Flooding in Illinois is on the Rise – Here’s Why

In a quick search of the climate change issues hitting Illinois hardest right now, an increase in floods is among the top contenders.

This is due to a number of factors, according to Trent Ford, the state climatologist for Illinois.

“The root causes of increased flooding due to climate change in Illinois are increased rainfall and rainfall intensity,” Ford said. “It’s gotten wetter across the state every season, and more water overall means a higher chance of water-logged soil and increased runoff.”

This kind of flooding, the kind that is directly related to an increase in the frequency and intensity of rainfall, is referred to as “fluvial flooding.” We see the impact of increased and prolonged wet seasons on our biggest rivers and water systems, which, without sufficient dry weather to regulate themselves, can become overwhelmed and flood.

“Land use plays a really important role in that type of flooding as well,” Ford said. According to Ford, land that is overdeveloped or “impervious” to rain –– such as barren soil as opposed to soil with actively growing crops –– will create more runoff, resulting in more water into streams and rivers.

Given existing trends that indicate rainfall will continue increasing, Ford suggests that the peak level of streamflow in Illinois’ rivers will continue to be higher, as well.

In addition to fluvial flooding, urban or “pluvial” flooding is another part of the equation. This refers to the flooding that occurs within an urban area when there is intense rainfall over a period of several hours, overwhelming the capacity of the drainage system in that area.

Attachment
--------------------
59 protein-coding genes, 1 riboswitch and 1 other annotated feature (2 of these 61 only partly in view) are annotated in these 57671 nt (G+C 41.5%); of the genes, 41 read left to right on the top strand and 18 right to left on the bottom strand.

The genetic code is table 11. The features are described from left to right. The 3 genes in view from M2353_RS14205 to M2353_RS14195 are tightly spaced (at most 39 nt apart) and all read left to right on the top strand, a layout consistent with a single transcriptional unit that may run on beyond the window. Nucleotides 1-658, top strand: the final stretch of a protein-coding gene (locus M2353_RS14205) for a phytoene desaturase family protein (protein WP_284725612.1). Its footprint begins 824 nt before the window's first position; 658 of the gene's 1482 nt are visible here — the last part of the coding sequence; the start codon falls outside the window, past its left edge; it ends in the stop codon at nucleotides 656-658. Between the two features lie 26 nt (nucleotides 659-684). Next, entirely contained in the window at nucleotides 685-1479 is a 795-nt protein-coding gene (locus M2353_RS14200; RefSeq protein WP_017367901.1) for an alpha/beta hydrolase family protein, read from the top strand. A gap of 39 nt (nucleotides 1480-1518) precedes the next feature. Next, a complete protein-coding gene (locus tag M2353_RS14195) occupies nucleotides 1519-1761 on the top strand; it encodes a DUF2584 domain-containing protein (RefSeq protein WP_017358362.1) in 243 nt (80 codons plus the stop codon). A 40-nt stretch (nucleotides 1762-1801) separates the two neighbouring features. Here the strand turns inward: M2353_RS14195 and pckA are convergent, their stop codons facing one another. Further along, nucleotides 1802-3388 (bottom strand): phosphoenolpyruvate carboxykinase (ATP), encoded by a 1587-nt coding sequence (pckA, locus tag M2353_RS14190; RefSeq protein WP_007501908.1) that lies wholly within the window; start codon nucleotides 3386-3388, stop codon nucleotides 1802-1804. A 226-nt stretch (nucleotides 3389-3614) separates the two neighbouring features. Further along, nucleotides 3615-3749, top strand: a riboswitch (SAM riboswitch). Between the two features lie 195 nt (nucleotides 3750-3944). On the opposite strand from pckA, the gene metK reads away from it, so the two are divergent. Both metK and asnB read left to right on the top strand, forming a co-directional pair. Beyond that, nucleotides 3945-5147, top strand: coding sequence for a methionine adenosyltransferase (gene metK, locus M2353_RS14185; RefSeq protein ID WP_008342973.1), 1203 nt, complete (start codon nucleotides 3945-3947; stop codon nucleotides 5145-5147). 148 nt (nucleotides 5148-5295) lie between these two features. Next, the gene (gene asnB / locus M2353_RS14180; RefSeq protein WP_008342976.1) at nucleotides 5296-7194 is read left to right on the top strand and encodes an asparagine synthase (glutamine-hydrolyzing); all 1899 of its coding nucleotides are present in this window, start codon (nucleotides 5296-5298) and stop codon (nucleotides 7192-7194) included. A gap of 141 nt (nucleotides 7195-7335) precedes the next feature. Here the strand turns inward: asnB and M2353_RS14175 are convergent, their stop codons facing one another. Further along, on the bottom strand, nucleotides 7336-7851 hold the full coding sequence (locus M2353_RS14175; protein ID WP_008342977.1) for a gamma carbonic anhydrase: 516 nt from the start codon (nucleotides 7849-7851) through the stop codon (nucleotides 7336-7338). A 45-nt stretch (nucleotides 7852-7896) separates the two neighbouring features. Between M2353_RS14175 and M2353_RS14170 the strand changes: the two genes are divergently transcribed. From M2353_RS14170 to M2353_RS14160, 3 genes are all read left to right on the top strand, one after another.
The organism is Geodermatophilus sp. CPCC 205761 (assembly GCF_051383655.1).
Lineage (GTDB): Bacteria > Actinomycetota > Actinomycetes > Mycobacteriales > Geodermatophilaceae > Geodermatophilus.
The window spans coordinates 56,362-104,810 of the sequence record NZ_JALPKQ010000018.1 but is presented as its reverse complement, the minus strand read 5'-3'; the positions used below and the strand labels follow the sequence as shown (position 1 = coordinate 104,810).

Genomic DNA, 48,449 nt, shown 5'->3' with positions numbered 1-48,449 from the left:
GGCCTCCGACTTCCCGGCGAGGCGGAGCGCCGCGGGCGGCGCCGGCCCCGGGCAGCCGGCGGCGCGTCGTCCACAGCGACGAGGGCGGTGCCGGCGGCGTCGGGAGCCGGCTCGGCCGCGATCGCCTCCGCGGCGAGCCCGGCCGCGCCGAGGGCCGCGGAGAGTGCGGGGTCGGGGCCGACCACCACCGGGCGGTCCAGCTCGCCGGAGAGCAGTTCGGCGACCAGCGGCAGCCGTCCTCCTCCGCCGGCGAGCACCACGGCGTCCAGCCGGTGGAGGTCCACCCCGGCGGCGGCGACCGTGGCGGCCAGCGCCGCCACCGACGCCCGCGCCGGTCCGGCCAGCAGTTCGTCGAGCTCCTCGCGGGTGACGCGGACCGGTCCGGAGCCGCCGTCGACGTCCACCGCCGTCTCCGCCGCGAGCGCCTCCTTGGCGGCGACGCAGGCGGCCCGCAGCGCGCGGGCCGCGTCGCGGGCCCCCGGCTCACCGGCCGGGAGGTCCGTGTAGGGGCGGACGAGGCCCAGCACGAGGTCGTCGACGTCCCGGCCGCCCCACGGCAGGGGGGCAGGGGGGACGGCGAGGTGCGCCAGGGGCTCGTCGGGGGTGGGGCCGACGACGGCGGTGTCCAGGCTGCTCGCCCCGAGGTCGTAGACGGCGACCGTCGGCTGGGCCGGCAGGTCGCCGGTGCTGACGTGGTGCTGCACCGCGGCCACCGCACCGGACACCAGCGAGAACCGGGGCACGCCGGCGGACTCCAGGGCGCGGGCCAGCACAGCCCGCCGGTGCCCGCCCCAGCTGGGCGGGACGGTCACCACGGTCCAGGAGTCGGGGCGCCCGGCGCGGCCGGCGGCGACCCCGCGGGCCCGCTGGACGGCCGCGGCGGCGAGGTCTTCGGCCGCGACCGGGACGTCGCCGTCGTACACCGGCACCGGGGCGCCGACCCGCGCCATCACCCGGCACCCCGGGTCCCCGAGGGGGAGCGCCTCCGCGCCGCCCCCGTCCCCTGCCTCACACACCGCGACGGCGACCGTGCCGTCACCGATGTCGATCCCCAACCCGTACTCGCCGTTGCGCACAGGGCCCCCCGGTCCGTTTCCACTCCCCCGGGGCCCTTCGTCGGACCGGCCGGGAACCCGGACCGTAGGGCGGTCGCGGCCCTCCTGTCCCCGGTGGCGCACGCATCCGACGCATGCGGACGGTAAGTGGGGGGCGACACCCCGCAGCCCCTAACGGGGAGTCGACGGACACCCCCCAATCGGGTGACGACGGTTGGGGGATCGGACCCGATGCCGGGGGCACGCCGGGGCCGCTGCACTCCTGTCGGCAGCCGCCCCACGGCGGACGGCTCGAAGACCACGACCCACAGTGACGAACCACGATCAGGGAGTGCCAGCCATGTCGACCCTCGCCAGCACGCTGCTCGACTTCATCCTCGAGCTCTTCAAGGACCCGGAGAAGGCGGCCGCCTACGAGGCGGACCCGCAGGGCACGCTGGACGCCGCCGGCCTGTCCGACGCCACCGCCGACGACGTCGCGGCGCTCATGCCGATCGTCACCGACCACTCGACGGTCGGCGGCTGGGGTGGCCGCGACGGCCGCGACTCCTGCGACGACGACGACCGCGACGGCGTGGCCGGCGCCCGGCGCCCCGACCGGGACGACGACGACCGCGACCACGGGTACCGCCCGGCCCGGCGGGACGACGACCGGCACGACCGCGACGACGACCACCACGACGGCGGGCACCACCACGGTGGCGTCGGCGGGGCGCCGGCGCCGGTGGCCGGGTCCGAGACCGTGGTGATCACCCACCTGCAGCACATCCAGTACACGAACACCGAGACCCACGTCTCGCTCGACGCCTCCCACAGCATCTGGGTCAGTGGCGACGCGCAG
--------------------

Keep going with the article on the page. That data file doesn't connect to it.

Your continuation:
“Anybody who lives in Chicago for more than a few years has seen this in some cases many times where it may be dry ahead of time, but we get three or four inches of rain or in some cases, seven or eight inches of rain in just a single day,” Ford said. “The stormwater drainage system backs up, people’s basements get flooded.”

This type of flooding is primarily due to the increased intensity of storms as opposed to increased frequency, which is a direct result of climate change, according to Ford.

In addressing both of these issues, Ford says it’s important to keep in mind that communities that are already in vulnerable positions geographically or financially will see the effects hardest and first.

“The rainfall may be increasing, the flooding may be increasing, but the floods look a lot like floods of the past,” Ford said. “The impacts are felt disproportionately by the poorest and most vulnerable communities… What climate change is doing is not creating a whole lot of new problems, but worsening pre-existing, disproportionate impacts that are built into urban planning.”